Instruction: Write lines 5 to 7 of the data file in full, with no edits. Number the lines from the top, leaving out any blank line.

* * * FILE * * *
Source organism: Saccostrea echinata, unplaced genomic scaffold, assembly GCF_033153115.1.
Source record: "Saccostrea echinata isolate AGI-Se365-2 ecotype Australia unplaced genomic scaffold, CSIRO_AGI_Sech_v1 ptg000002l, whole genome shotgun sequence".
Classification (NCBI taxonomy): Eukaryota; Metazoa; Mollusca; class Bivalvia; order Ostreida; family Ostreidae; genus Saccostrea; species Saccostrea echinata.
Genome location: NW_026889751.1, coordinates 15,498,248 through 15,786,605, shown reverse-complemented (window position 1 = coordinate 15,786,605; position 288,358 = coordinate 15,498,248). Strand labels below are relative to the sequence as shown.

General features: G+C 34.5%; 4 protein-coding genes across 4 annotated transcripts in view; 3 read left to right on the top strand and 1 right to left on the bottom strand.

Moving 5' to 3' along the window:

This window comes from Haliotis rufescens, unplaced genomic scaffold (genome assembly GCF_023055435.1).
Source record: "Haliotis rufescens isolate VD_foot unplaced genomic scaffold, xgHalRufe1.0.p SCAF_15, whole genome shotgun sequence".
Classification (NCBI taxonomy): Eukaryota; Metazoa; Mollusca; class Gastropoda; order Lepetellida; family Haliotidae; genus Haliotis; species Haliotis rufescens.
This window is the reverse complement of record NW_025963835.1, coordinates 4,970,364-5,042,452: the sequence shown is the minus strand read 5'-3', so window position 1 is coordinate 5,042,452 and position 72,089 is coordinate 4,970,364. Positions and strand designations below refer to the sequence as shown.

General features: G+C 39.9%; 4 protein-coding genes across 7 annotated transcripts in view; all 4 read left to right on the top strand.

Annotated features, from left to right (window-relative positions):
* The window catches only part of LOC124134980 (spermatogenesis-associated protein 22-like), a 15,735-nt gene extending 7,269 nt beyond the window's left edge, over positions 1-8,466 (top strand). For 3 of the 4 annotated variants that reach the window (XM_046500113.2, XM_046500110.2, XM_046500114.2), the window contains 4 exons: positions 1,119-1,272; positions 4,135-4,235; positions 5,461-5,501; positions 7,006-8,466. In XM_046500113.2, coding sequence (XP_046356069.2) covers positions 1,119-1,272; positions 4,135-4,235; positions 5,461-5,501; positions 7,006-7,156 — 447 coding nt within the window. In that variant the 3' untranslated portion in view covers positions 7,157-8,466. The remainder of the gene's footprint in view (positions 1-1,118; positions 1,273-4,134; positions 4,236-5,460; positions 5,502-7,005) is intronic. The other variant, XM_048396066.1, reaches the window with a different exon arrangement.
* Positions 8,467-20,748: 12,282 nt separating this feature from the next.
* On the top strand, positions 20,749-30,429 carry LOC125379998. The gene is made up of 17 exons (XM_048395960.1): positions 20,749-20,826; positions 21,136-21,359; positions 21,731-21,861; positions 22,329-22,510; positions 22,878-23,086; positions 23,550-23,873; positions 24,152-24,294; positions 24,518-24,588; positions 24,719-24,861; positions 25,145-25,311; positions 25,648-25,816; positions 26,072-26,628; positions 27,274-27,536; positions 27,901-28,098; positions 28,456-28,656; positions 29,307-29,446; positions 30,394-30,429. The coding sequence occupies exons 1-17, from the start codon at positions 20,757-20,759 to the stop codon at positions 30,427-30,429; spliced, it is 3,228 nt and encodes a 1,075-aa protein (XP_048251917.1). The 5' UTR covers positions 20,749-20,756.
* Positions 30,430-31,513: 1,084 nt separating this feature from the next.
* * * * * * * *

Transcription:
General features: G+C 34.5%; 4 protein-coding genes across 4 annotated transcripts in view; 3 read left to right on the top strand and 1 right to left on the bottom strand.

Moving 5' to 3' along the window:

This window comes from Haliotis rufescens, unplaced genomic scaffold (genome assembly GCF_023055435.1).